This article appears in Summer Boomers magazine.
When it comes to housework, there’s an uneven distribution of labor for household chores, even among couples where both partners are retired, according to a University of Utah study.
For dusting, vacuuming and cleaning the bathroom, men tend to not pick up the slack, even if their partners are in poor health. A woman’s health has to be considerably impaired before she stops doing chores and her husband takes on more of those duties, the study found.
Women everywhere may be saying, “Well, duh!” and it wasn’t a surprise to researchers, either.
“I wish the findings surprised us more,” said lead author Claudia Geist, an assistant professor at the University of Utah with joint appointments in sociology and gender studies. “Little research had been done among older couples where neither partner worked for pay — so we were curious to see whether housework would perhaps be a bit more egalitarian when the big constraint of paid work was out of the equation. But our findings suggest that housework remains gendered even when the demands of paid work go away.”
About the study
The researchers used data from a University of Michigan study in which heterosexual married couples who were at least age 60 and retired accounted for how they used their time. The Utah study defined housework as laundry, making dinner, grocery shopping and running errands, paying bills and banking, and minor home repairs and improvements. It looked at if each chore was shared equally or if a male or female in the house did a certain task more often.
Most previous research examined the way employment and income affect how couples negotiate the domestic division of labor, Geist said. But there is a gap in understanding what happens to people who are not in the labor force and who may also have health problems.
“We wanted to understand how health could be a currency that could help decide who does what,” Geist said. “One thing we found is that even when people don’t have these external demands on time, such as a job, they still have a very gendered way of doing things. Women still do more and their health is not as closely linked to them cutting back compared to men.”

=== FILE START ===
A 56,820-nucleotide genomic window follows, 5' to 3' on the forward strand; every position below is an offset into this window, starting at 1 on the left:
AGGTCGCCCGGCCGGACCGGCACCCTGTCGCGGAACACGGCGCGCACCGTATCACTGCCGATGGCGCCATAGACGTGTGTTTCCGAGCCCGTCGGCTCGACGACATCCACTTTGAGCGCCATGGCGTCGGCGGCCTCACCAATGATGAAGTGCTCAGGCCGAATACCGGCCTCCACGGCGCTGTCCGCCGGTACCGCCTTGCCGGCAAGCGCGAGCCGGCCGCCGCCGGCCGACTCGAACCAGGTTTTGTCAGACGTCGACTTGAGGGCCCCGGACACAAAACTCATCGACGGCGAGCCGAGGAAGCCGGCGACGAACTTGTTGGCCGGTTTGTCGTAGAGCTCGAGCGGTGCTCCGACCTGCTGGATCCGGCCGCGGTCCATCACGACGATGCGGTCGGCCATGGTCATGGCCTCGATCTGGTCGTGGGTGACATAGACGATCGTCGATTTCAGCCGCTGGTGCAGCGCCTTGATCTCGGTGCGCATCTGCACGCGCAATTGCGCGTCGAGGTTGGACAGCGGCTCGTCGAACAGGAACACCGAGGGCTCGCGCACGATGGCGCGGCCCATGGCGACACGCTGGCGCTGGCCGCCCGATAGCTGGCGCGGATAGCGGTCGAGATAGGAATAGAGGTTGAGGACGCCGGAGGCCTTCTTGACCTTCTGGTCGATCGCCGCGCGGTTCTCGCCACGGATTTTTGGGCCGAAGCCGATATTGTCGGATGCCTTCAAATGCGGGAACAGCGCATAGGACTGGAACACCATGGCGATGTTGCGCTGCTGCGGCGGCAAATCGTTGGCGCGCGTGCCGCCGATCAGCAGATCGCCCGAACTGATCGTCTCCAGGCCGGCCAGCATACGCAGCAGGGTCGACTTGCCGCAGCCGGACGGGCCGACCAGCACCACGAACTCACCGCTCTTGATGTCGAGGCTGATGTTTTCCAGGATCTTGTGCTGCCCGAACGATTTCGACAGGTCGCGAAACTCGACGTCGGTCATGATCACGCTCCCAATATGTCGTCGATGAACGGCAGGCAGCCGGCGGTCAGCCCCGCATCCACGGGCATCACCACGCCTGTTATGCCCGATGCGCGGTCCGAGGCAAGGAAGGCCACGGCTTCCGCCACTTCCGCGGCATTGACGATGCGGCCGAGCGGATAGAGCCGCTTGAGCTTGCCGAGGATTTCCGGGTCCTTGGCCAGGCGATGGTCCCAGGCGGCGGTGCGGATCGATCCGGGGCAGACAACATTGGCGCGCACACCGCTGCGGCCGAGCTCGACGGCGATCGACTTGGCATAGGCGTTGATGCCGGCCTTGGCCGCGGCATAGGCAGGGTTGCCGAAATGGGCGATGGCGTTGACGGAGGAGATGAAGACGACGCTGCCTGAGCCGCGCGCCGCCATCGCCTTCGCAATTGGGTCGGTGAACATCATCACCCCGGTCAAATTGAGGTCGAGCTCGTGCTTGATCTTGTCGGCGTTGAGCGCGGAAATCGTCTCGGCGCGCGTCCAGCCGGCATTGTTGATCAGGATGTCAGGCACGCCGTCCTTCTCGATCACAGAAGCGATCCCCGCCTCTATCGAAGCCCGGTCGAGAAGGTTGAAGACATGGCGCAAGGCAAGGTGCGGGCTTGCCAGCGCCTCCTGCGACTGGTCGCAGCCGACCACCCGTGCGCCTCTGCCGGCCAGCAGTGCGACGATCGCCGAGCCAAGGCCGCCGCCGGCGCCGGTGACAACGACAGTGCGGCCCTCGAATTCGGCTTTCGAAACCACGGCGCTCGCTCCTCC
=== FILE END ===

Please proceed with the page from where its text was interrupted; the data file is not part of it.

Take as an example this scenario: A woman in her 60s or 70s who recently underwent knee surgery is married to a husband of similar age who also has health issues. She returns home and shoulders more housework than her husband even though it’s difficult and at times painful. Why?
“The reasons for why things like this happen are manifold,” Geist said. “It could be that the wife really wants to prove to everyone that she really can meet all her ‘duties’ or that the husband is just assuming that because the wife is back home everybody just goes back to their division of labor.”
In addition to pitching in with help, male partners should also be included in discussions with a woman’s health provider if poor health becomes an issue that requires adjustments in the division of housework, Geist said.
“Just telling the female patient to cut back may not be enough,” Geist said. “You may want the male partner to step up maybe a little earlier and be part of encouraging his wife to cut back.”
Friends and family can also weigh in and press for at least a short-term shift in responsibilities.
“If we change our ideas of what a ‘good husband’ does, to also include caregiving activities, that would go a long way,” Geist said.